The resulting legislation is, we are told, a patchwork solution to the deepening problem of U.S. health costs.
One aspect can be comprehended, if not understood. Both sides of the House voted in favor of outlawing medical underwriting, the process by which medical insurance costs more if you are already sick. The new legislation apparently allows those who are ill to obtain coverage at exactly the same price as those who are not.
This means that insurance companies may not distinguish between customers guaranteed to cost them money and ordinary, profitable business. Land of the free? Ho ho.
When everyone agrees on something, I'm usually the odd one out. Not just because that's my job, but because when everyone agrees on something, they are usually dead wrong and dangerously wrong at that. In this case, however, the new law casts aside what was once called justice in favor of a nameless principle that I'll call "punishment for doing the right thing."
The United States has learnt this behavior from others. I'll cite two examples from millions.
In Toronto, a hard-working fellow noticed a man robbing his store. The store owner and some friends tied the villain up and sat on him until the police arrived. The cops promptly arrested the store owner, who now faces jail time for depriving the robber of his freedom. The bad guy will be granted immunity if he testifies against his victim.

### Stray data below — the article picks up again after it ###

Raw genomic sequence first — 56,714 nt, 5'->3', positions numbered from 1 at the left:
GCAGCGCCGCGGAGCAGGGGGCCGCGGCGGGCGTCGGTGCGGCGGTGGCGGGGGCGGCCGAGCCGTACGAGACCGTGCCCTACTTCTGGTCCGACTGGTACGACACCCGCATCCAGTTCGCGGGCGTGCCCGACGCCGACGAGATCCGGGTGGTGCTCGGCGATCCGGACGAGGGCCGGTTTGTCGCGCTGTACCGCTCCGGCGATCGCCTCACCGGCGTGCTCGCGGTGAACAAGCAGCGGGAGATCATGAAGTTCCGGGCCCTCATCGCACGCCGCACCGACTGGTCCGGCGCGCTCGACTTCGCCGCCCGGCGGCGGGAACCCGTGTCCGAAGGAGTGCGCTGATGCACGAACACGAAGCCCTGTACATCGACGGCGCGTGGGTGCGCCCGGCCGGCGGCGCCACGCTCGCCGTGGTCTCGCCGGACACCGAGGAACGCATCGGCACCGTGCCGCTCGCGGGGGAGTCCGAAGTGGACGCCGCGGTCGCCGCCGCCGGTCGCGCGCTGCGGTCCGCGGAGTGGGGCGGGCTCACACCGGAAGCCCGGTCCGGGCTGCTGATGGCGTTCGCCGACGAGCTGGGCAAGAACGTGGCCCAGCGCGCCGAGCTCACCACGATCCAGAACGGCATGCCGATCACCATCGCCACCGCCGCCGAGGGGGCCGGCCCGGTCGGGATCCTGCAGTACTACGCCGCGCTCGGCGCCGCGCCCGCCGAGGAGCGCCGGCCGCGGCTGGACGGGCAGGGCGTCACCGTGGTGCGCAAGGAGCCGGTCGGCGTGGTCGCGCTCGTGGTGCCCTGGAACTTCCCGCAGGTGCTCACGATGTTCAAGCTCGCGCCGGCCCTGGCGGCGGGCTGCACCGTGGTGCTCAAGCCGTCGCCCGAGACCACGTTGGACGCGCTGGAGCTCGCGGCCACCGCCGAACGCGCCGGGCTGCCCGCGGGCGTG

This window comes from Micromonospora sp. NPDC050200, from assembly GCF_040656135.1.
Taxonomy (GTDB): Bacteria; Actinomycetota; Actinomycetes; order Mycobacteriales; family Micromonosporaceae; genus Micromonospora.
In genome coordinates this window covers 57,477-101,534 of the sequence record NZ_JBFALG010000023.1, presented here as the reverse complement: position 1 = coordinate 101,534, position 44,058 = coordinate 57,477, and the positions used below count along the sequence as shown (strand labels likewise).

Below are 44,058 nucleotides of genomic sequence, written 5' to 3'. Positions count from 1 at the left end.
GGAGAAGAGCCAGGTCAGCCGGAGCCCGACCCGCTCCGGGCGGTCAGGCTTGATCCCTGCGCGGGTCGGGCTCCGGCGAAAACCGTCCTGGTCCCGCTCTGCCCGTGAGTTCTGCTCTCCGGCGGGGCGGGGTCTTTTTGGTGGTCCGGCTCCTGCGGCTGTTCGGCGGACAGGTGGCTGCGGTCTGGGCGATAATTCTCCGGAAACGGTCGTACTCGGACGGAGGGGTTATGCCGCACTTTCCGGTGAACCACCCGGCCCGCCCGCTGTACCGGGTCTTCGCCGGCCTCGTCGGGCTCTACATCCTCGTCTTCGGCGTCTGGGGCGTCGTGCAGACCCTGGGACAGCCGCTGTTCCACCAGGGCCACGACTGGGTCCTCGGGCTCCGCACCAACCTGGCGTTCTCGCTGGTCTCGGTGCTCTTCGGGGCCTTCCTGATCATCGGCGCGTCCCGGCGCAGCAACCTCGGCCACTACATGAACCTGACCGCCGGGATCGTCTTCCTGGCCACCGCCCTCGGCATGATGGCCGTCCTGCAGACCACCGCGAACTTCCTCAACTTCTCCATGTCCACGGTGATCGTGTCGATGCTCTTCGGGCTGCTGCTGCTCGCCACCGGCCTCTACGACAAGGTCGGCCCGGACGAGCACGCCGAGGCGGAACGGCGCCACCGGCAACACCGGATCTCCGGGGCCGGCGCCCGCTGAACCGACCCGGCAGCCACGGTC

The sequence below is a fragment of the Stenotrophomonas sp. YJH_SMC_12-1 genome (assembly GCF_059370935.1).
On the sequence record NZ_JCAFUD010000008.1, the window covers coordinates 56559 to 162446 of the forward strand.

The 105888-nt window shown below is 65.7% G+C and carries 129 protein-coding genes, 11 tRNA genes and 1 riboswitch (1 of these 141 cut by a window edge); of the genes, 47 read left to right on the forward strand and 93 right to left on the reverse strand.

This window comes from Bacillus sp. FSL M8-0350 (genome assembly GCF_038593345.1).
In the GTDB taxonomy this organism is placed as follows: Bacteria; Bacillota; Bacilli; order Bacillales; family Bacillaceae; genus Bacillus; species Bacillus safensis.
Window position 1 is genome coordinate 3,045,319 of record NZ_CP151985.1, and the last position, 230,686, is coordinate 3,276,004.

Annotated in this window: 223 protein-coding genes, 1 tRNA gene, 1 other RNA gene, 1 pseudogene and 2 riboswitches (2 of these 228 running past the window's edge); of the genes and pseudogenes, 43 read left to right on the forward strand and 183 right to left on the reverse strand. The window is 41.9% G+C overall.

In Britain, some thugs broke into a home and, bearing knives, threatened to kill the homeowner and his family. The homeowner escaped, and he and his brother returned, armed with bats. They beat the living daylights out of one of the burglars. The other burglars fled. When the cops arrived, they arrested the homeowner and his brother, who are now serving jail terms of 30 and 39 months, respectively. The burglars all went scot-free.
These decisions--no medical underwriting and punishment for the victims of brutal crimes--indicate that the social contract is ended.
The United States, United Kingdom and Canada are among the world's leading economies and societies. Yet none of them applies what was once called the rule of law, the very bedrock on which societies are built. In these countries, the difference between wrong and right has become perverted.
Hear this: If some burglar were to break into my home and threaten my family, and I had half a chance, I would beat on him with every ounce of energy I possess. I would hurt him with bats, sticks, guns, hot oil, and whatever else may come to hand. I have never hit anyone in my life, probably because I have rarely been threatened. But all you punks out there, beware. I will mutilate you beyond recognition if provoked and I will gladly do my time. By all means, go ahead and build any kind of society you like, one that rewards criminality and publishes decency; such is your privilege.
But I will fight to the death for my right to defend my loved ones. If you doubt malevolence as a driving force in the healthcare debate, consider this: smokers will pay more under the new law. Alcoholics, drug abusers and other miscreants will pay the same as good people, but law-abiding smokers will pay much more, if indeed they are able to obtain coverage.
Is there anything else you need to know about the lack of goodwill with which laws are made in the idiotic world we are constructing?
is a Bermuda-based columnist for Risk & Insurance®.
February 1, 2010
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